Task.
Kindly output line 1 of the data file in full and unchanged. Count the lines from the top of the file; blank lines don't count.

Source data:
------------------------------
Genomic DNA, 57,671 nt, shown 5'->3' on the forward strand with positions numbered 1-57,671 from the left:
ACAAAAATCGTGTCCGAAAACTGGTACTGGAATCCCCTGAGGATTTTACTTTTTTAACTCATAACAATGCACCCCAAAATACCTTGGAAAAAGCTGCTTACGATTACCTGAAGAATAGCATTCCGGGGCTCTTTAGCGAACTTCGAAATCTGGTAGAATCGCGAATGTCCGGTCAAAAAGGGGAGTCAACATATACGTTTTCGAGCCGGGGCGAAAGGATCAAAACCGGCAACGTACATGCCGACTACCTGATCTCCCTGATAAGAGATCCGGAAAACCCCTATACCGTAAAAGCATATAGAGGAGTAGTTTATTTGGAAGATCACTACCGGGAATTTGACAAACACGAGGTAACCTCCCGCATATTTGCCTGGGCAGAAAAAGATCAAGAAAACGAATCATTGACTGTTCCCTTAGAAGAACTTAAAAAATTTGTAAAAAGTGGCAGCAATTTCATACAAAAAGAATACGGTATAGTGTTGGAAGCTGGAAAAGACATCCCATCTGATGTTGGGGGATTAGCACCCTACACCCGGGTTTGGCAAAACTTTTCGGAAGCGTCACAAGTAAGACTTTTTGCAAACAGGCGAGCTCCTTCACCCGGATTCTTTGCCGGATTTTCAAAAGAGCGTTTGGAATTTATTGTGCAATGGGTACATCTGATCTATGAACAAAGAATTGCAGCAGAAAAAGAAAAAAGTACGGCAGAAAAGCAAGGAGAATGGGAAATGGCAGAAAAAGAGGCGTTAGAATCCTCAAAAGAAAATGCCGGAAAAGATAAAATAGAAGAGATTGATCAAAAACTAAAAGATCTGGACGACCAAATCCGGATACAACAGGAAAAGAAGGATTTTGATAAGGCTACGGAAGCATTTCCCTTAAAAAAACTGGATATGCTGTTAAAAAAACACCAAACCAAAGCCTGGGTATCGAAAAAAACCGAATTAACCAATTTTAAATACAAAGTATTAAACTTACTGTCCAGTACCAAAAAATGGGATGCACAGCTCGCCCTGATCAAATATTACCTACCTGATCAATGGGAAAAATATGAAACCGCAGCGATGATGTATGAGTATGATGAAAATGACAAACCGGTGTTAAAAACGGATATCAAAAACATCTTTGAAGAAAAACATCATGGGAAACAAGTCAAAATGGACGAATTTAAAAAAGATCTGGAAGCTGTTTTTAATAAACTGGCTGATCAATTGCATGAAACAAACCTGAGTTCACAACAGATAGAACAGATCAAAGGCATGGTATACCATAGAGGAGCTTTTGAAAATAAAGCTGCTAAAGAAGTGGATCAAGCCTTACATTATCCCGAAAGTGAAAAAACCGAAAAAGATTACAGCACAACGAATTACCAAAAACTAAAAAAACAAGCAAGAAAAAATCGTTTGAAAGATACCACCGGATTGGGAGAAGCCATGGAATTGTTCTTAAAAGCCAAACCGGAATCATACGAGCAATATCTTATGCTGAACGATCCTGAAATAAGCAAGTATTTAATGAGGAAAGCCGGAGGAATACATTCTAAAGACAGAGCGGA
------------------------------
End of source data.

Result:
Genomic DNA, 57,671 nt, shown 5'->3' on the forward strand with positions numbered 1-57,671 from the left: